On the day Mario Draghi announced that the ECB would launch a historic corporate bond monetization program, the first of its kind, we said that we expect bond yields to tumble imminently as the market frontruns the ECB's open-market purchases of corporate bonds and soaks up all available supply in the market. Not even we expected what would happen next though.
Wage inequality is really a sign of a deeper problem; basically it reflects an economic system that is not growing rapidly enough to satisfy everyone. Our basic problem is that the world economy is growing so slowly that the ordinary workers at the bottom find themselves with less than an adequate quantity of goods and services. This problem seems to be getting worse rather than better, over time, making the problem a political issue.
The issue of decentralization is one of the most important discussions of our time and understanding this is so utterly crucial to your personal wealth.
"The escape options are a mixture of the ineffectual, the limited, the risky, the foolhardy or the excessively slow. As Japan’s recent experiments have demonstrated, upping the monetary dosage alone is not enough to cure the affliction. Indeed, to the extent that monetary stimulus only encourages a further wave of risk-taking within financial markets – often outside of the mainstream banking system - it may only perpetuate unstable deflationary stagnation."
If the dollar’s purchasing power falls much further, the market will expect higher interest rates, so this then becomes the likely outcome. The question will then arise as to whether or not the Fed will dare to raise interest rates sufficiently to stabilise the dollar's purchasing power. If the Fed delays, it could find itself facing a difficult choice. The level of interest rates required to stabilise the dollar’s purchasing power would not be consistent with maintaining the record levels of debt in both government and private sectors. Thirty-six years on it could be another Volcker moment.
While the final revision to Q4 2015 GDP was so irrelevant it was released on a holiday when every US-based market is closed, even the futures, it is nonetheless notable that according to the BEA in the final quarter of 2015 US GDP grew 1.4%, up from the 1.0% previously reported, and higher than the 1.0% consensus estimate matching the highest Q4 GDP forecast. The final Q4 GDP print was still well below the 2.0% annualized GDP growth reported in Q3.
PBOC fixed the Yuan at its weakest in 3 weeks, pushing the devaluation streak to its longest since early January. However, Offshore Yuan has now dropped over 1.1% against the USD, extending losses for the 6th straight day to 3-week lows. This is the longest streak of weakness in the offshore Yuan since April 2014. What's the opposite of passive-aggressive as a clear message is being sent to The Fed - tighten and we unleash the Yuan-weakness-driven turmoil...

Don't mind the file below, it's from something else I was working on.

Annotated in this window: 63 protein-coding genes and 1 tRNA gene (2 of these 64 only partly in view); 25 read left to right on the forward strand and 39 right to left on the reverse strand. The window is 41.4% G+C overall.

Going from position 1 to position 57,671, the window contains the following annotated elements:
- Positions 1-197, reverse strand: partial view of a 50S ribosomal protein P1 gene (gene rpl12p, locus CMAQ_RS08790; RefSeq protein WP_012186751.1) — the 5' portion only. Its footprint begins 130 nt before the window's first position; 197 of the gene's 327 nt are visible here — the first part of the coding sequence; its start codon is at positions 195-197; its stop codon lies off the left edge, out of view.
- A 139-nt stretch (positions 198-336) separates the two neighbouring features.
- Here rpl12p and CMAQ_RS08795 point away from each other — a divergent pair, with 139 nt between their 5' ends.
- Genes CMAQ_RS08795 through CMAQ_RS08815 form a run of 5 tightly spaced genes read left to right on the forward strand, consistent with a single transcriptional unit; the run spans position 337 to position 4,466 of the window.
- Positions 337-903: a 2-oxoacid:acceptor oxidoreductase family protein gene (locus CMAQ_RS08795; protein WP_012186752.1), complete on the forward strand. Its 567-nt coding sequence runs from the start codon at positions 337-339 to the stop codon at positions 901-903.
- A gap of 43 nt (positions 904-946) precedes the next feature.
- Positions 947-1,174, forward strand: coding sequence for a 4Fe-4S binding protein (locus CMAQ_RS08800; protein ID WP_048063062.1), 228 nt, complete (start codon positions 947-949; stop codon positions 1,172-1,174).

Only Gold has the history, depth, unique qualities, loyalty of the elite and transitional power to challenge any man, any nation, any system on earth, past, present and future. The Dynasties understand this, because they have both witnessed and authored this axiom across generations of asset accumulation. As the sand peters past the last curve of the hour glass the Dynastic hand is clear to see. So the Neo-cons need to beat Russia, and soon, as only Globalism can keep the markets enchained.
Durable Goods New Orders (Ex-Transports) or so-called "Core" durable goods dropped 0.5% YoY, extending its losing streak to 13 months. This is the longest streak in the history of the series with no recession. All segments of the durable goods report saw negative MoM moves with headline down 2.8% (small beat) but preior data was revised dramatically lower, Capital goods orders were drastically revised lower but still fell more than expected (-1.8% MoM) and finally shipments ex-aircraft dropped 1.1% MoM (missing the expedcted rise of 0.3% notable) with significant downward revisions once again.
Following yesterday's dollar spike which, which topped the longest rally in the greenback in one month, the prevailing trade overnight has been more of the same, and in the last session of this holiday shortened week we have seen the USD rise for the fifth consecutive day on concerns the suddenly hawkish Fed (at least as long as the S&P is above 2000) may hike sooner than expected, which in turn has pressured WTI below $39 earlier in the session, and leading to weakness across virtually all global risk assets.
"Ms. Krause is obviously in for a shock when some of her members lose their jobs and have incomes of $0 as a result."
When last we checked in on Credit Suisse, the bank had just reported its first annual loss since the financial crisis and the stock had plunged to its lowest level in a quarter century. Things have not gotten better since then. On Wednesday, CEO Tidjane Thiam announced his second restructuring plan in five months. "I will not be a hostage to fortune," Thiam told Bloomberg.
2008 was the warm up.
This morning's Brussels suicide attacks have led to risk-off sentiment across European asset classes, with Bunds higher and equities firmly in the red, although if the Paris terrorist attacks of November are any indication, today's tragic events may be just the catalyst the S&P500 needs to surge back to all time highs. FX markets have also been dominated by events in Brussels, with USD and JPY strengthening, while EUR and GBP softening throughout the European morning.
If you are a foreign investor in Brazilian equities and you can't look at the net purchases chart shown here and tell us who the sucker is, well then you are the sucker.